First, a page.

As president of the AIA’s local Houston chapter, Dan Bankhead, AIA is closely invested in the organization and in its capacity to respond to the recession. When he was elected president, he set out to expand local AIA membership both in terms of numbers and diversity. Then Wall Street cratered. Despite financial challenges facing architects and design firms, the chapter has grown. And for good reason, argues Bankhead, since the chapter provides tools and the venue to practice amidst a recession.
Asked about the value of joining the AIA when finances are strained, Bankhead, an AIA member for more than 10 years, says, “I definitely think it is important to do so—absolutely. In this kind of economy, the AIA has so many resources.” He cited the larger, more systemic efforts at the national level to stimulate the industry, but he emphasized the critical role that all the local chapters play. In Houston, like in many local AIA components, the AIA has responded quickly and assertively, organizing business symposia, networking events, and making available resources directed at economic concerns.
To this end, Bankhead assembled a series of business seminars this year aimed at addressing many of the questions architects are facing in this current economic climate. “We developed this program to help teach firms to become more economically sustainable,” he explains. They cover issues ranging from business practices, marketing, and project acquisition.
He has also tailored the program for the local market. “Houston has one of the largest healthcare centers in the country, so this forms a significant part of the architectural business here,” Bankhead explains. “Earlier this year, the local AIA held a meeting about the healthcare market, and over 400 people attended. This was a case of the AIA giving practical tools to help with an important market.”
Though the session was informative and well received, its benefits went beyond the opportunity for education. “There was a lot of great material discussed in the meeting, but it also put architects in front of potential clients,” explains Bankhead.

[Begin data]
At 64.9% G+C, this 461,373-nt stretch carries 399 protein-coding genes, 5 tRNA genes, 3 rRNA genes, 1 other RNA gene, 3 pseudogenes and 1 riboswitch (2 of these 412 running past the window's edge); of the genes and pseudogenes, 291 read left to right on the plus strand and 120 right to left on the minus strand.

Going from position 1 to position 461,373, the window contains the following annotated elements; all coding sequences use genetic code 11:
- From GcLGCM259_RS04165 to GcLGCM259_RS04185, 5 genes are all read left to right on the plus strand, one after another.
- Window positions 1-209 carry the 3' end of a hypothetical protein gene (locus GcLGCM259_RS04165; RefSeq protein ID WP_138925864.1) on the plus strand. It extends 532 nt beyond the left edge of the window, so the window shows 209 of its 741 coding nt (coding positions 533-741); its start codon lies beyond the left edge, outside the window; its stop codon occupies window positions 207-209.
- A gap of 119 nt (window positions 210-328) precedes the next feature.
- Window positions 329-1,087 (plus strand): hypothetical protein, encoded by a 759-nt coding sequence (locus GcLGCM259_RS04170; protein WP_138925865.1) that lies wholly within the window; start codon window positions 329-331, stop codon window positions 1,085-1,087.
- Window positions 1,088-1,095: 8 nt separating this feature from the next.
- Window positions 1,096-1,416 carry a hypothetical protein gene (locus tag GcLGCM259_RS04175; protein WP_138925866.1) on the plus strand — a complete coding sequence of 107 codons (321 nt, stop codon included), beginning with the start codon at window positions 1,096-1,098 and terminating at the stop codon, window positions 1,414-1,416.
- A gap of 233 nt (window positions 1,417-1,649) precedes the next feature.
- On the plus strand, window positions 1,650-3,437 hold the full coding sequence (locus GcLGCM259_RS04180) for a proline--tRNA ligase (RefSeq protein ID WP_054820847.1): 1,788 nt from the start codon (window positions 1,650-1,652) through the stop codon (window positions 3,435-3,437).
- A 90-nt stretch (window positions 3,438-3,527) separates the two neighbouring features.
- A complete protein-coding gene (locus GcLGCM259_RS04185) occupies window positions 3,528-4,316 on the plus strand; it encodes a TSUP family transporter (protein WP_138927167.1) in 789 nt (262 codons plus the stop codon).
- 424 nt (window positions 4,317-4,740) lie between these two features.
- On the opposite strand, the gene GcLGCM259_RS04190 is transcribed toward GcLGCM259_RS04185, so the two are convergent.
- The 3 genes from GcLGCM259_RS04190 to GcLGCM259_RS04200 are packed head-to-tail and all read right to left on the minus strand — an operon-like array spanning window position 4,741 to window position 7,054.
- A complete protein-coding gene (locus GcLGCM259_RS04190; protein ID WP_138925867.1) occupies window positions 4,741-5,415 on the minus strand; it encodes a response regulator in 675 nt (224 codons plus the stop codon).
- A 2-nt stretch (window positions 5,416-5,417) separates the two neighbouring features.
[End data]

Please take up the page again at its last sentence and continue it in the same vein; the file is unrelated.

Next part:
For Bankhead, the AIA offers a clear competitive advantage for job seekers. “When there are just a few jobs that everyone is chasing, and if someone is looking at a stack of resumes, it’s going to help to have the ‘AIA’ behind your name,” according to Bankhead. But it goes beyond credentials: “The AIA network will put you in front of potential employers,” he elaborates.
He has organized a series of networking forums, including a “Speed Networking Event,” where firms that are looking to interview are matched up with interviewees in rapid fire succession. The event was a big success, with more than 200 people participating. “The event went very well, but what we noticed,” explains Bankhead, “is that people got a chance to network outside of the program itself. We got people together, and we hosted the program, but people had a chance to meet folks on their own, too.”
Bankhead is committed to the architectural profession’s vigor not only as an architect and local AIA chapter president, but also as an educator. He also teaches courses in professional practice and construction services at Prairie View A&M University. There, he reminds his students to get active in the profession and to chase down opportunities.
“There is an entire generation of architects that we can’t afford to lose,” he cautions. For this reason, he considers it important for younger, emerging practitioners and students to get involved with the AIA—and for more established professionals to encourage and mentor them. “The Assoc. AIA is a great way to get into the network early, and to get access to folks.”